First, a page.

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Music, Theatre

Socalled @ ZumerFest: This Sunday

Posted by Margot / June 16, 2009

20090616-socalled.jpgJosh Dolgin knows the difference between a ghettoblaster and an old timey radio, but it doesn't mean that he can't use them both. Klezmer hip hop artist Socalled will be playing a free show this Sunday, June 21, at ZumerFest, a celebration of Yiddish culture, summertime, and Montreal's diversity. This afternoon of music and cultural exchange - which will go on rain or shine - comes in the middle of the Montreal International Yiddish Theatre Festival, being put on by the Segal Centre for the Performing Arts, and running from tomorrow, June 17, until the 25th.

Fifty years ago, the Dora Wasserman Yiddish Theatre opened its doors, and half a century later, it's still a unique institution in North America. To celebrate this momentous anniversary, the Centre has invited theatre companies from around the world to participate in a week of celebration of Yiddish theatre, the first festival of its type ever. So while Montrealers will make up a large proportion of the audiences, this festival is far form a local endeavour: Yiddish theatre companies are coming from around the world to perform, including companies from Australia, Romania, Poland, Israel, and France.

20090616-segal1.jpgIn partnership with McGill's Jewish Studies department, the Festival will also be hosting a symposium on Yiddish theatre, bringing together scholars on the subject from across North America and Europe, and talking about common themes in Yiddish theatre, as well as its presence and performance around the world. You can also check out the related exhibit on display at the Segal Centre throughout the week.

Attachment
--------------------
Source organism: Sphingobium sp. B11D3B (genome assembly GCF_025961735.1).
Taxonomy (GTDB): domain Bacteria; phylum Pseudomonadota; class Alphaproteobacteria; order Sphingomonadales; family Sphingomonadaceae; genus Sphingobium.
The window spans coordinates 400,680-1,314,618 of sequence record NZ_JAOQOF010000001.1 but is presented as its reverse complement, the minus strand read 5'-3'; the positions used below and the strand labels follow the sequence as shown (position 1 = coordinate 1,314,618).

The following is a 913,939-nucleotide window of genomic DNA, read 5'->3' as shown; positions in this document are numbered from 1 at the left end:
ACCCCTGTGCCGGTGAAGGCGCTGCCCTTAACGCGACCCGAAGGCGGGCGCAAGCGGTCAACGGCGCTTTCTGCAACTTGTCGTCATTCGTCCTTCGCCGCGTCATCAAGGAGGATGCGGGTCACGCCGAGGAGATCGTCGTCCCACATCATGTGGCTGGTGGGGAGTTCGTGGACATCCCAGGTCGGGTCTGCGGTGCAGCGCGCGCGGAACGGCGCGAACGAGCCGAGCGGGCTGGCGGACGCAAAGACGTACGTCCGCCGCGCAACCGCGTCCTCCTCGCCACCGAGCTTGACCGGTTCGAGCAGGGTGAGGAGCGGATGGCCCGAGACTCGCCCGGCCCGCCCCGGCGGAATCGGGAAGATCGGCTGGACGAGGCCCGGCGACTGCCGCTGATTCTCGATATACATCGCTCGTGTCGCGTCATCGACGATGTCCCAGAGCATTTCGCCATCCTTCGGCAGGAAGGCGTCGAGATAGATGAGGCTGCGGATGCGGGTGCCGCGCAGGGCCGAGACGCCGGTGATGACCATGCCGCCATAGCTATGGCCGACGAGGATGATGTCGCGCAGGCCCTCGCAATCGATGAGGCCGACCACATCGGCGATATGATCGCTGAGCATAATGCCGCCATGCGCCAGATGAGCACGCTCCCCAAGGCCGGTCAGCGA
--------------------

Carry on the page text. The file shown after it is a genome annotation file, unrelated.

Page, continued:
20090616-segal2.jpgThe organizers of ZumerFest want Montrealers to know that this festival is a celebration of the diversity of our city and that everyone is welcome, whether you're Jewish or not, understand Yiddish or have never heard a word of it. Their slogan - "Together in diversity" - rings true considering the other invitees to Sunday afternoon's concert. Panday Tinig, a local Filipino community choir, will perform a multi-lingual set, as well as a performance by a Haitian Quebecoise. Beyond the Pale, a Toronto band that blends the more traditional Klezmer, Balkan and Romanian styles with bluegrass and funk, will round out the musical afternoon (though you're welcome to bring your own instruments and join in the jam session.)

20090616-segal3.jpgOf course, like any good Sunday afternoon fun-for-the-whole-family affair, ZumerFest will supply a healthy dose of face paint, bouncy castles, drum circles, and circus workshops. And despite any forecast for rain, ZumerFest will go on rain or shine. The outdoor venue is located in Mackenzie King Park, on Côte-Ste-Catherine Road at the corner of Westbury in Côte-des-Neiges. If it's raining, the show will go on in the Segal Centre Lobby, just across the street at 5170 Côte-Ste-Catherine Road. Worry not, though: look how wrong Environment Canada was about last weekend's weather.

Thanks to Suzanne Shugar and Corey Gulkin from the Segal Centre for providing the pictures and information, and to the Socalled myspace page for the image.

Discussion

7 Comments

Krzysztof / February 4, 2015 at 09:03 am